CHICAGO The U.S. Coast
Guard ice-breaking vessel Thunder Bay arrived Friday
in Cleveland ahead of the winter season on the Great Lakes to
assist other Coast Guard ice-breakers during Operations Coal
Shovel and Taconite, the largest ice-breaking operations in the
country, according to the Coast Guard.
"Last year, the Great Lakes area
experienced an abnormally warmer winter without much ice, but
the Coast Guard wants to be prepared for anything," Cmdr. Keith
Ropella, chief of the 9th Coast Guard Districts Waterways
Management Branch, said in a statement.
An average of $2 billion in
cargoincluding steel, coal, heating oil and
grainare transported on the Great Lakes each year.
"The Coast Guard has eight
ice-breakers in the Lakes," Glen G. Nekvasil, vice president of
the Rocky River, Ohio-based Lake Carriers Association,
told AMM Tuesday. "But five of the ships were built in
the 1970s and are nearing the end of their productive lives. A
couple winters ago, we had to cancel some cargoes because there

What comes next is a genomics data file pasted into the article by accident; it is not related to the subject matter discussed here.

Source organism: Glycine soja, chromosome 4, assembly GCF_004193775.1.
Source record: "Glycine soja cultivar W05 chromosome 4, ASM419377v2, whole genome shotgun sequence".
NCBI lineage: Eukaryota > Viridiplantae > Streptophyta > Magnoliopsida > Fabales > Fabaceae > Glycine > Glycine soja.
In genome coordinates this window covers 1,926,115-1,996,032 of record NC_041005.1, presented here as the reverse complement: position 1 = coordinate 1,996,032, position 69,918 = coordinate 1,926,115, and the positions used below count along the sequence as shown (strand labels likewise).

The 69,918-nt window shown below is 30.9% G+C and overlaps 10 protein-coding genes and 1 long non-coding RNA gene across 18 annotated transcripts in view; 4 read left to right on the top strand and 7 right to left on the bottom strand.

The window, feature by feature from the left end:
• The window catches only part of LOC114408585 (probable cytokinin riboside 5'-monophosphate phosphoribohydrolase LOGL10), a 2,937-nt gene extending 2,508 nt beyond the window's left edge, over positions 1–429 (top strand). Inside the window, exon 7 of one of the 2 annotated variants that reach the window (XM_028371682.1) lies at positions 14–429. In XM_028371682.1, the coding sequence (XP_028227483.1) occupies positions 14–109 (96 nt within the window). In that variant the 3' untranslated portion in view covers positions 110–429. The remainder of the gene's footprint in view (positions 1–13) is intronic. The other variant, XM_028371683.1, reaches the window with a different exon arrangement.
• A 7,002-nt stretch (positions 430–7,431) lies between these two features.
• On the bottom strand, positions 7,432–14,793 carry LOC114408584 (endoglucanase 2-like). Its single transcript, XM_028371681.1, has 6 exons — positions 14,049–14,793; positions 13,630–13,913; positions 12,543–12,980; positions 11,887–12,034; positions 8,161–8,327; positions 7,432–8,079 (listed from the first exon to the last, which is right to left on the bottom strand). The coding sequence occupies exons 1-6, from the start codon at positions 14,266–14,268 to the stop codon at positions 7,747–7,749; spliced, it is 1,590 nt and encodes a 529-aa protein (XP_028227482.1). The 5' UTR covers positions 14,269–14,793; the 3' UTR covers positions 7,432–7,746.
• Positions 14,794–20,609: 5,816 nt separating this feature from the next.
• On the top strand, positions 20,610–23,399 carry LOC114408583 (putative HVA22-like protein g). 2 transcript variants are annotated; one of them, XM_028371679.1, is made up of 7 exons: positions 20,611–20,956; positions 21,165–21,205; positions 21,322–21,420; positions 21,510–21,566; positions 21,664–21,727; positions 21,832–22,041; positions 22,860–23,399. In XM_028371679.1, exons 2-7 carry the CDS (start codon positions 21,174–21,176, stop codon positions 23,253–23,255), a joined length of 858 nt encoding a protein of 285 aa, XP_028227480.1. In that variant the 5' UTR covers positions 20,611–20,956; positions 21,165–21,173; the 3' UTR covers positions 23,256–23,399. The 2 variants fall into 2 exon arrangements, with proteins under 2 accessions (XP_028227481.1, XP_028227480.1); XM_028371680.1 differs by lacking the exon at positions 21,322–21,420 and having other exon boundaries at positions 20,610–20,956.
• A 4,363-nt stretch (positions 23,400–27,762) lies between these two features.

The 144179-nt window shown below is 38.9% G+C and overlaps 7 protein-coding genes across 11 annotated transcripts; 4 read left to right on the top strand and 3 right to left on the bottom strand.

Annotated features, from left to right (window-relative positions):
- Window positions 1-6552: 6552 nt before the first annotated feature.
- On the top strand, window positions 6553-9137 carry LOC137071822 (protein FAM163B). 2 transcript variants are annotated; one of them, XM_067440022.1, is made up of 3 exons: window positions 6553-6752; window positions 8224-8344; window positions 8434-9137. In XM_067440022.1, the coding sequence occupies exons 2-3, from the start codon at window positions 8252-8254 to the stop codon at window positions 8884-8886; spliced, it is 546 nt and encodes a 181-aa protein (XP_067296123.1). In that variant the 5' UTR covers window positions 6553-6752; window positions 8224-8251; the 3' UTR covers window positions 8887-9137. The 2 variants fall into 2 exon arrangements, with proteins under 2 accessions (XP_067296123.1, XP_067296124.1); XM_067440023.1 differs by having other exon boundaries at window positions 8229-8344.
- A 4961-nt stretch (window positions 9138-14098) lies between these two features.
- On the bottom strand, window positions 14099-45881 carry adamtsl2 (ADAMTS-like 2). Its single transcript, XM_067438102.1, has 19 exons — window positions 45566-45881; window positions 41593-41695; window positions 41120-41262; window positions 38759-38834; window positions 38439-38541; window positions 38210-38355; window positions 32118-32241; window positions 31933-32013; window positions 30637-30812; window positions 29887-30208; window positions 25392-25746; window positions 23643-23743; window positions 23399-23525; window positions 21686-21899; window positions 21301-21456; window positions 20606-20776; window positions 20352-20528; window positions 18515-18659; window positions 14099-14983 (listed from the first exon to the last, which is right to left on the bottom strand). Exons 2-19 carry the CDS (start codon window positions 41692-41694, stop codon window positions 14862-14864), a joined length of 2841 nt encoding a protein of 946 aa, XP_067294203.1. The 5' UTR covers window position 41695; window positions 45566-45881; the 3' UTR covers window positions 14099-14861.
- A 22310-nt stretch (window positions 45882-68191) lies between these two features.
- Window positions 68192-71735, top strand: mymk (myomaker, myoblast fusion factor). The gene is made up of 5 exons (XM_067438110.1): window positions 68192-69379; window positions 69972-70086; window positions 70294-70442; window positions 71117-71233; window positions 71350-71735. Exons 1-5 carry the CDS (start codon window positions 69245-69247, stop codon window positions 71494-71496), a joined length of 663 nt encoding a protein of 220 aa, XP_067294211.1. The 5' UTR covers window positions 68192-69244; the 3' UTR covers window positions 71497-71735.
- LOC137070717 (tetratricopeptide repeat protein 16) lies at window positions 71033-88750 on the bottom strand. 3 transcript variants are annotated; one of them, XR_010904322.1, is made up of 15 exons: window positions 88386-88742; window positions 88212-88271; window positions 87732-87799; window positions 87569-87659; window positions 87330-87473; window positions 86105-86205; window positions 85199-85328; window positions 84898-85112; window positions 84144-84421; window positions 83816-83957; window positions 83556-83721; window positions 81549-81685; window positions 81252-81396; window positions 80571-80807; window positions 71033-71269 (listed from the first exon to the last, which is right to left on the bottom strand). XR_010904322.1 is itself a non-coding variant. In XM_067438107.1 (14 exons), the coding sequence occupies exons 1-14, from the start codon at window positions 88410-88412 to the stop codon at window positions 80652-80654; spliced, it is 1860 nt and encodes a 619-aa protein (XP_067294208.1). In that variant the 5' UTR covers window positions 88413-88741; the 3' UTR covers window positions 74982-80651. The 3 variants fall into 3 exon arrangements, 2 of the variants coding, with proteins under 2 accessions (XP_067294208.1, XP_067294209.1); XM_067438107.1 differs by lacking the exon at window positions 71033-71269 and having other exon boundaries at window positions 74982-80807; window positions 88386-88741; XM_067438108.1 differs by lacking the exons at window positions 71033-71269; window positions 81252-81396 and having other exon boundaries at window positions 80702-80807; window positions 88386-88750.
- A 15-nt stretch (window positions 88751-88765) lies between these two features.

wasnt enough ice-breaking assistance. So the Coast Guard
brings in an additional asset for winter" at the
The group would like nine
ice-breakers assigned to the 9th District on a permanent
The locks at Sault Ste. Marie,
Mich., will close Jan. 15, but iron ore will still ship from
Escanaba, Mich., until the end of January and, depending on
demand, coal could move on Lake Erie well into January.
The association held its first
ice conference call with the Coast Guard Wednesday. That will
be followed by periodic calls between the Coast Guard and
vessel operators "about where the assets are and where they are
most needed," Nekvasil said.